Spruce Trail traverses through a Norway Spruce plantation planted by Jacob Nolde and William Kohout. Planted as seedlings, the largest of these trees are now more than 100 years old. 

Watershed Trail

1.1 miles  |  More difficult hiking  |  Out-and-back trail  |  Trail markers
Recreations permitted: hiking
Trailhead amenities: modern restrooms, picnic tables

Watershed Trail invites visitors to walk along Punches Run from the place where it springs from the earth to it's confluence with the Angelica Creek near the Historic Sawmill. This trail crosses the stream numerous times on narrow foot bridges. As this stream is both monitored and studied by researchers, visitors are asked to please remain on the trail and stay out of the stream. 

Leave No Trace

​By taking the time to practice Leave No Trace Principles and ​following responsible outdoor ethics, we can ensure that Pennsylvania state parks and forests remain premier outdoor recreation destinations for generations to come.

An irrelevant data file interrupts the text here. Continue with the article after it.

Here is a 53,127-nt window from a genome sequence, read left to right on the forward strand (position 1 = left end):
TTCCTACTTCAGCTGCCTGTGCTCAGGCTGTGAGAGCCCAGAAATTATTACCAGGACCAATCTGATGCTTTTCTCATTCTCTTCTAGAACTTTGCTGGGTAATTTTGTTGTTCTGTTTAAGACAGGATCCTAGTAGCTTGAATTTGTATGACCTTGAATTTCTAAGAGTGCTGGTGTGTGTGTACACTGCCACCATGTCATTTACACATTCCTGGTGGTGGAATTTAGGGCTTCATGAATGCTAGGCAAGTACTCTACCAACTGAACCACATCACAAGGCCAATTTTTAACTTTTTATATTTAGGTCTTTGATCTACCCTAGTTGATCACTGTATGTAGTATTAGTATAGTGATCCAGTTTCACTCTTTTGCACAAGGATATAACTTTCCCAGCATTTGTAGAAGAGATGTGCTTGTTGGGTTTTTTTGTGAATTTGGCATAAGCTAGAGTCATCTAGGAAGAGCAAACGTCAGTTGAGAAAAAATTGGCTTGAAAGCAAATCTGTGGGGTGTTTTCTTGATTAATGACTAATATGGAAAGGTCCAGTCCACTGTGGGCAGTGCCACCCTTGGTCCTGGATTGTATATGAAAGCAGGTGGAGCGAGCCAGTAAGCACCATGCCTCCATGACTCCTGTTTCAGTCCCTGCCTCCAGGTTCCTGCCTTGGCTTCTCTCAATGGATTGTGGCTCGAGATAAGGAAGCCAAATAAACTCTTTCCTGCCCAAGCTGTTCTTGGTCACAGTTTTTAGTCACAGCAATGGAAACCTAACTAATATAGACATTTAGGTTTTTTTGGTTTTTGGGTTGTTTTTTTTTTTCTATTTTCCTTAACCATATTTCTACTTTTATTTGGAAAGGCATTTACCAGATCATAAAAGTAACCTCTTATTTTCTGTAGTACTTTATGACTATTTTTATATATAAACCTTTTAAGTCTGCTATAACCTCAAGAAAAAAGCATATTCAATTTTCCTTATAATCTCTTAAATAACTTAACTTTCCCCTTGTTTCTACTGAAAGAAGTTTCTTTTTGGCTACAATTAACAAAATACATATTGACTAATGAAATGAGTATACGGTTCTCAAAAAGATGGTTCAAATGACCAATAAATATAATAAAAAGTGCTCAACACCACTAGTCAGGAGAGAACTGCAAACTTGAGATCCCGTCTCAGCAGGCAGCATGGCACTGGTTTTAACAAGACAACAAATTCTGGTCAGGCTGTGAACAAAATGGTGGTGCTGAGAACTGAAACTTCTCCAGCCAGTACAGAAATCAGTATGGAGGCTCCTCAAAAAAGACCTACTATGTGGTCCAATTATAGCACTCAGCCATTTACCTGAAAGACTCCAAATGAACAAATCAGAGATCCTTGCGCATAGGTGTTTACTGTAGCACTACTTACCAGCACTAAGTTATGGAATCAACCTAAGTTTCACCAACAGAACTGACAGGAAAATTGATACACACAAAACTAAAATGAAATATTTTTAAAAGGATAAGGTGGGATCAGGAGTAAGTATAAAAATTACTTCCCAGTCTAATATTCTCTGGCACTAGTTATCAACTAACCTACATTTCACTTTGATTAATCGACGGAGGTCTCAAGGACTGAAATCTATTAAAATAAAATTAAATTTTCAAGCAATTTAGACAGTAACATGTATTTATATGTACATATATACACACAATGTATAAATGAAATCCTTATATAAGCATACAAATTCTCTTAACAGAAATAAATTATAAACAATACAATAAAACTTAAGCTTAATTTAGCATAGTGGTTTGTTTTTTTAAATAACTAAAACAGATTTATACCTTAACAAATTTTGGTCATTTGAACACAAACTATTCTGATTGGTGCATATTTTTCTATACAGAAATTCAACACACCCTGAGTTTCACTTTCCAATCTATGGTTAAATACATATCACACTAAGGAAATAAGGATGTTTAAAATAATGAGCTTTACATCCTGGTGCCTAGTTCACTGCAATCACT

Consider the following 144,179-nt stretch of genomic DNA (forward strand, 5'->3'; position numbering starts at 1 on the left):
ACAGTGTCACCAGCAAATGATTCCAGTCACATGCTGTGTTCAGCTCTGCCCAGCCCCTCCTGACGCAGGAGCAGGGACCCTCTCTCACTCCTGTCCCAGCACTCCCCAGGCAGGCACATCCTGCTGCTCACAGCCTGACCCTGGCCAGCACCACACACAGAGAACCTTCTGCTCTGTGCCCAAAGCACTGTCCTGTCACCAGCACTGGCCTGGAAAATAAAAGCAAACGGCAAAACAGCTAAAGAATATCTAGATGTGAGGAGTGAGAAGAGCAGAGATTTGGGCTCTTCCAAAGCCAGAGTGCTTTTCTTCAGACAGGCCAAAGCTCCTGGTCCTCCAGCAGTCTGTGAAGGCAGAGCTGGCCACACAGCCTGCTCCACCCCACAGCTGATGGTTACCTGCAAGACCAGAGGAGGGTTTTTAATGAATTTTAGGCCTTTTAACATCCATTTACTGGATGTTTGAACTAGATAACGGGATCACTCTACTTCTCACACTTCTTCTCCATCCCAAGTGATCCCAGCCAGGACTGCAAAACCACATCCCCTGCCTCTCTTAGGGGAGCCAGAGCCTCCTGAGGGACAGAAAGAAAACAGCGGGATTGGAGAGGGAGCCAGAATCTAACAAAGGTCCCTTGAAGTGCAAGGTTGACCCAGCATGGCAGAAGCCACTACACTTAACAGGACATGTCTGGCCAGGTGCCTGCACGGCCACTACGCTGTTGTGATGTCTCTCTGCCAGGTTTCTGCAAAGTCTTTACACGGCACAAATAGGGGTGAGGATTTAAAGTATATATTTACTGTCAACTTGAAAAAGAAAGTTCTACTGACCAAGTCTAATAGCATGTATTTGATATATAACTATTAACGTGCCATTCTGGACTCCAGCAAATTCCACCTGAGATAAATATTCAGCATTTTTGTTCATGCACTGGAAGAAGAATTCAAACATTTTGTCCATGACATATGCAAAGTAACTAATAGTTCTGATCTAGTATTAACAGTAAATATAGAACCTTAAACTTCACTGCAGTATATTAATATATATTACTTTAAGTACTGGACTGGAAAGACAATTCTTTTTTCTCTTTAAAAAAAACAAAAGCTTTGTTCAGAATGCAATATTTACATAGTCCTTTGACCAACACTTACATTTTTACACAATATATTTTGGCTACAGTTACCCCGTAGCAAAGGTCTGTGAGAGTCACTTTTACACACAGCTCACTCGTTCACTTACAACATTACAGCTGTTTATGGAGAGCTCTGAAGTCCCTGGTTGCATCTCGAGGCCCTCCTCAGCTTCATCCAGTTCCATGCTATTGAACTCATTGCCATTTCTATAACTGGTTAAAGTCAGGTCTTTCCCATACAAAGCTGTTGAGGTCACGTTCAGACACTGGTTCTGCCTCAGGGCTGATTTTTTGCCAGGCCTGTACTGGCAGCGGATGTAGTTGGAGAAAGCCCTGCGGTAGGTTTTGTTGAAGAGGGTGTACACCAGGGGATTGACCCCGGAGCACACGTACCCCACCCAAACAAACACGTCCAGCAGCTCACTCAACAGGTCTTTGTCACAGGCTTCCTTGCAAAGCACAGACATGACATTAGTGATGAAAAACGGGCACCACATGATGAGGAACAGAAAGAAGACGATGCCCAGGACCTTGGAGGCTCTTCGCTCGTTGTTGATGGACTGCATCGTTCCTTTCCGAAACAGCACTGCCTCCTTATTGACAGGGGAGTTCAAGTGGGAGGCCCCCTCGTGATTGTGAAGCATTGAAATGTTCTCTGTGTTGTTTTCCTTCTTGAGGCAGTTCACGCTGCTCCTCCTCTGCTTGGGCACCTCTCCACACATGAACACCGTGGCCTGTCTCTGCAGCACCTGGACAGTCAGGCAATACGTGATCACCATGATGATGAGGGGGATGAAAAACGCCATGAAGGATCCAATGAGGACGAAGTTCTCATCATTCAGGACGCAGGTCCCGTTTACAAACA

• Please stay on trails to protect the life that borders the paths.
  • Plan ahead and prepare for your hike.
  • Bicycles and motor vehicles are prohibited on any trails or roads, except the paved entrance road to the center.
  • Enjoy plants and animals in their natural setting. Leave them for others to enjoy.
  • Picking, digging, and collecting plants and animals is prohibited.
  • All wildlife should be left undisturbed.
  • Carving trees or park property is prohibited.